From Wikipedia, the free encyclopedia
Jump to: navigation, search
For the urban renewal body, see Scottish Urban Regeneration Forum. For the university computing organisation in the Netherlands, see SURFnet.

SURF (Speeded Up Robust Features) is a robust local feature detector, first presented by Herbert Bay et al. in 2006, that can be used in computer vision tasks like object recognition or 3D reconstruction. It is partly inspired by the SIFT descriptor. The standard version of SURF is several times faster than SIFT and claimed by its authors to be more robust against different image transformations than SIFT. SURF is based on sums of 2D Haar wavelet responses and makes an efficient use of integral images.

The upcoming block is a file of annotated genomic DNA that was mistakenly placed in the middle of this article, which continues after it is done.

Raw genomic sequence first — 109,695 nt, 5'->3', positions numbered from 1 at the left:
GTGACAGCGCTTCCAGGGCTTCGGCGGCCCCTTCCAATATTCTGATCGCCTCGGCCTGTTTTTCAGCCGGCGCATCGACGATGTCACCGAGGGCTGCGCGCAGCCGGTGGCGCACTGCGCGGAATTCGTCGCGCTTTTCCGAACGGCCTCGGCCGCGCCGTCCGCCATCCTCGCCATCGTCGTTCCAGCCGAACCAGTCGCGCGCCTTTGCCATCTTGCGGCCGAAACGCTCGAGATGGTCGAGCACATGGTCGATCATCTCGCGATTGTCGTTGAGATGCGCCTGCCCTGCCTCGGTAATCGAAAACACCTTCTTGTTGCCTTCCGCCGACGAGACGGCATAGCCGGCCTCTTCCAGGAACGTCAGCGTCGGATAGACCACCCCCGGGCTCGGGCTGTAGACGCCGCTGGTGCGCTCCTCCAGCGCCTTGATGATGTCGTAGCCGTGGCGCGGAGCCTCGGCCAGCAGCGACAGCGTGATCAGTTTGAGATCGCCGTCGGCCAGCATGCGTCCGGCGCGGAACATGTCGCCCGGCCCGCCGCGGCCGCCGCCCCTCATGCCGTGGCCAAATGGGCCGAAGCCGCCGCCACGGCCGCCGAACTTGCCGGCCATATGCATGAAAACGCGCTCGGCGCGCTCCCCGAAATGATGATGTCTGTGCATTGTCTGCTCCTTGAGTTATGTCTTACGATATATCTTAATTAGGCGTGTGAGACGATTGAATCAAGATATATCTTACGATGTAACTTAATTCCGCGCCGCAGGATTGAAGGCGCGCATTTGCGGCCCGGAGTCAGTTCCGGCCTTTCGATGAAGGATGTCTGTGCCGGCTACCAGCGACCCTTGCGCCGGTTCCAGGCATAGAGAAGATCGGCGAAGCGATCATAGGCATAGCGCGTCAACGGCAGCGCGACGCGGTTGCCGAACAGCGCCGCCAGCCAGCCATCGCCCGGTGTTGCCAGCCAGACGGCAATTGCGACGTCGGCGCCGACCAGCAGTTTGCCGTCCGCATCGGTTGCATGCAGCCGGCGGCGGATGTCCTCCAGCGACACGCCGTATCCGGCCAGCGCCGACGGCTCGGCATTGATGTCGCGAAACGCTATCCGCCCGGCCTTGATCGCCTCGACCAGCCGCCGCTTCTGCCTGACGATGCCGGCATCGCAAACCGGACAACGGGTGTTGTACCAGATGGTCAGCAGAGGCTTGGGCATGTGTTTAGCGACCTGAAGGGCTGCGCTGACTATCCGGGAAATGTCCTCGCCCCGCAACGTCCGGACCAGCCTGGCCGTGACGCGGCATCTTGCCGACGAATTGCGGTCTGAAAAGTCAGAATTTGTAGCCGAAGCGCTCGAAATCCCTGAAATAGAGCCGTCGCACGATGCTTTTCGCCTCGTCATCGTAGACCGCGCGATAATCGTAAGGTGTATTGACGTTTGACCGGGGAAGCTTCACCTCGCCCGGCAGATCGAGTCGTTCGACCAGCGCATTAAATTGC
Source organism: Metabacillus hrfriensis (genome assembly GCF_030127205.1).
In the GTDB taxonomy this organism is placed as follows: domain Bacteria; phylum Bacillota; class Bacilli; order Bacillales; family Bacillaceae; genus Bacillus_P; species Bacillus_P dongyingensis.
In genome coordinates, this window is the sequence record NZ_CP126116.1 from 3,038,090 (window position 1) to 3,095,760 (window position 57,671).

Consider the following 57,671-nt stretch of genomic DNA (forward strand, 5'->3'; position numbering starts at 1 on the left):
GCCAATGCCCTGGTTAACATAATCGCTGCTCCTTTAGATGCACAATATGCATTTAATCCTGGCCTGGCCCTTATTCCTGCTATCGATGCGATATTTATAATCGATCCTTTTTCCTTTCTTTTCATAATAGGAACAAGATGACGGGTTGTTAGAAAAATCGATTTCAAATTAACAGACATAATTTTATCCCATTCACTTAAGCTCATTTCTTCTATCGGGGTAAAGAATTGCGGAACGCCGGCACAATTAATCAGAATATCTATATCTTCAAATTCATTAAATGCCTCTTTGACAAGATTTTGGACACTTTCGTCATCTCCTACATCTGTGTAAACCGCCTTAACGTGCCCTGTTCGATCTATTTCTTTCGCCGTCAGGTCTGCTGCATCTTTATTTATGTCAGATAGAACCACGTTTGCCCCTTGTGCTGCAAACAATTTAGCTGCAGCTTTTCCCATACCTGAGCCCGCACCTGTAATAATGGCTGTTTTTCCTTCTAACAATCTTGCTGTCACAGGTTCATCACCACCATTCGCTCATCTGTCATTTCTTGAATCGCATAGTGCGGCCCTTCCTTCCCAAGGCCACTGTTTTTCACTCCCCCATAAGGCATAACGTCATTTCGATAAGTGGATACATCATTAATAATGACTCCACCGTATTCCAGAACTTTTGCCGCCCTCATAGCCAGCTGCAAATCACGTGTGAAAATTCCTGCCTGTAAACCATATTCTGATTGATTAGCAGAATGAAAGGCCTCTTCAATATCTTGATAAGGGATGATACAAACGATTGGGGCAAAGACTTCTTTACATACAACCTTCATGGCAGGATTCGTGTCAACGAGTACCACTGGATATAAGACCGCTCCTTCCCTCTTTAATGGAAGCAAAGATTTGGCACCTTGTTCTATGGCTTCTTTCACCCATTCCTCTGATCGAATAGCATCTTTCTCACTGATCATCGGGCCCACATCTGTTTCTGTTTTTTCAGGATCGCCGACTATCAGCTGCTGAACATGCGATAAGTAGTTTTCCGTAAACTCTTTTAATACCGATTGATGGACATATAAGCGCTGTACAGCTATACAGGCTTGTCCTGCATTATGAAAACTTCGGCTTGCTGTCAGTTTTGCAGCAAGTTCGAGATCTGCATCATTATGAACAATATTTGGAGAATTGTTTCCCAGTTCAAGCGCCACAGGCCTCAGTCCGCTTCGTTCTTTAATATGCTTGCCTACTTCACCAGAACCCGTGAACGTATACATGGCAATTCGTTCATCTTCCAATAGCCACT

It uses an integer approximation to the determinant of Hessian blob detector, which can be computed extremely quickly with an integral image (3 integer operations). For features, it uses the sum of the Haar wavelet response around the point of interest. Again, these can be computed with the aid of the integral image.

An application of the algorithm is patented in the US.[1]

See also[edit]


  1. ^ US 2009238460, Ryuji Funayama, Hiromichi Yanagihara, Luc Van Gool, Tinne Tuytelaars, Herbert Bay, "ROBUST INTEREST POINT DETECTOR AND DESCRIPTOR", published 2009-09-24 

External links[edit]